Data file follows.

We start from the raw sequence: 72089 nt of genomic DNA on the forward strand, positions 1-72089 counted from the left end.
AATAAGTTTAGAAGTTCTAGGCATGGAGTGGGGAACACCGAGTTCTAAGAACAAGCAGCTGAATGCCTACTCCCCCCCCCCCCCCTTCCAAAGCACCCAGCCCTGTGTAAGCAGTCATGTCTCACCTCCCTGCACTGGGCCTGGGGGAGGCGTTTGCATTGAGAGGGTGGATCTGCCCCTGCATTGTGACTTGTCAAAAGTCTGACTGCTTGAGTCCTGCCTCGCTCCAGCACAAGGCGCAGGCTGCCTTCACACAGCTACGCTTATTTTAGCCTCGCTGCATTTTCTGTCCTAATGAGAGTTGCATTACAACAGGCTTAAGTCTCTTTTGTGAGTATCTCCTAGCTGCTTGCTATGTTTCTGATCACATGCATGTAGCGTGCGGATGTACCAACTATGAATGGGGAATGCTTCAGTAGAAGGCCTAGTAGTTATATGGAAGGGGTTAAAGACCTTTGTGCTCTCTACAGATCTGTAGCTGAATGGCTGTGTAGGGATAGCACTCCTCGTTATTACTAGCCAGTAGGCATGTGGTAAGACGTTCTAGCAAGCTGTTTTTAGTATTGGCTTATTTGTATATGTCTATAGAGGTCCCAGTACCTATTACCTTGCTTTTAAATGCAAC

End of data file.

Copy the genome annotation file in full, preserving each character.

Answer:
We start from the raw sequence: 72089 nt of genomic DNA on the forward strand, positions 1-72089 counted from the left end.
AATAAGTTTAGAAGTTCTAGGCATGGAGTGGGGAACACCGAGTTCTAAGAACAAGCAGCTGAATGCCTACTCCCCCCCCCCCCCCTTCCAAAGCACCCAGCCCTGTGTAAGCAGTCATGTCTCACCTCCCTGCACTGGGCCTGGGGGAGGCGTTTGCATTGAGAGGGTGGATCTGCCCCTGCATTGTGACTTGTCAAAAGTCTGACTGCTTGAGTCCTGCCTCGCTCCAGCACAAGGCGCAGGCTGCCTTCACACAGCTACGCTTATTTTAGCCTCGCTGCATTTTCTGTCCTAATGAGAGTTGCATTACAACAGGCTTAAGTCTCTTTTGTGAGTATCTCCTAGCTGCTTGCTATGTTTCTGATCACATGCATGTAGCGTGCGGATGTACCAACTATGAATGGGGAATGCTTCAGTAGAAGGCCTAGTAGTTATATGGAAGGGGTTAAAGACCTTTGTGCTCTCTACAGATCTGTAGCTGAATGGCTGTGTAGGGATAGCACTCCTCGTTATTACTAGCCAGTAGGCATGTGGTAAGACGTTCTAGCAAGCTGTTTTTAGTATTGGCTTATTTGTATATGTCTATAGAGGTCCCAGTACCTATTACCTTGCTTTTAAATGCAAC